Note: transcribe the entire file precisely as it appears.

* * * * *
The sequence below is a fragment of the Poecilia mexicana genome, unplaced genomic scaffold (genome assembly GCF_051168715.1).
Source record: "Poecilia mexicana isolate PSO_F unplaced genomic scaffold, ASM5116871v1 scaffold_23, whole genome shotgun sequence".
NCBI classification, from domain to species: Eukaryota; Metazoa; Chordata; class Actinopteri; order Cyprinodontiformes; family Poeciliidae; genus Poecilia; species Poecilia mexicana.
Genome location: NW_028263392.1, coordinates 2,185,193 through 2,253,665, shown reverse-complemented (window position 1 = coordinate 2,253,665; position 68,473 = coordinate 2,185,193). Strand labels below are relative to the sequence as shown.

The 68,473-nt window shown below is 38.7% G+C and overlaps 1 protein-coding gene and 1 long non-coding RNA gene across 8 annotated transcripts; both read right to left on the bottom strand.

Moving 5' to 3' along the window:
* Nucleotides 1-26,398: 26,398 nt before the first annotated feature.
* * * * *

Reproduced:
The sequence below is a fragment of the Poecilia mexicana genome, unplaced genomic scaffold (genome assembly GCF_051168715.1).
Source record: "Poecilia mexicana isolate PSO_F unplaced genomic scaffold, ASM5116871v1 scaffold_23, whole genome shotgun sequence".
NCBI classification, from domain to species: Eukaryota; Metazoa; Chordata; class Actinopteri; order Cyprinodontiformes; family Poeciliidae; genus Poecilia; species Poecilia mexicana.
Genome location: NW_028263392.1, coordinates 2,185,193 through 2,253,665, shown reverse-complemented (window position 1 = coordinate 2,253,665; position 68,473 = coordinate 2,185,193). Strand labels below are relative to the sequence as shown.

The 68,473-nt window shown below is 38.7% G+C and overlaps 1 protein-coding gene and 1 long non-coding RNA gene across 8 annotated transcripts; both read right to left on the bottom strand.

Moving 5' to 3' along the window:
* Nucleotides 1-26,398: 26,398 nt before the first annotated feature.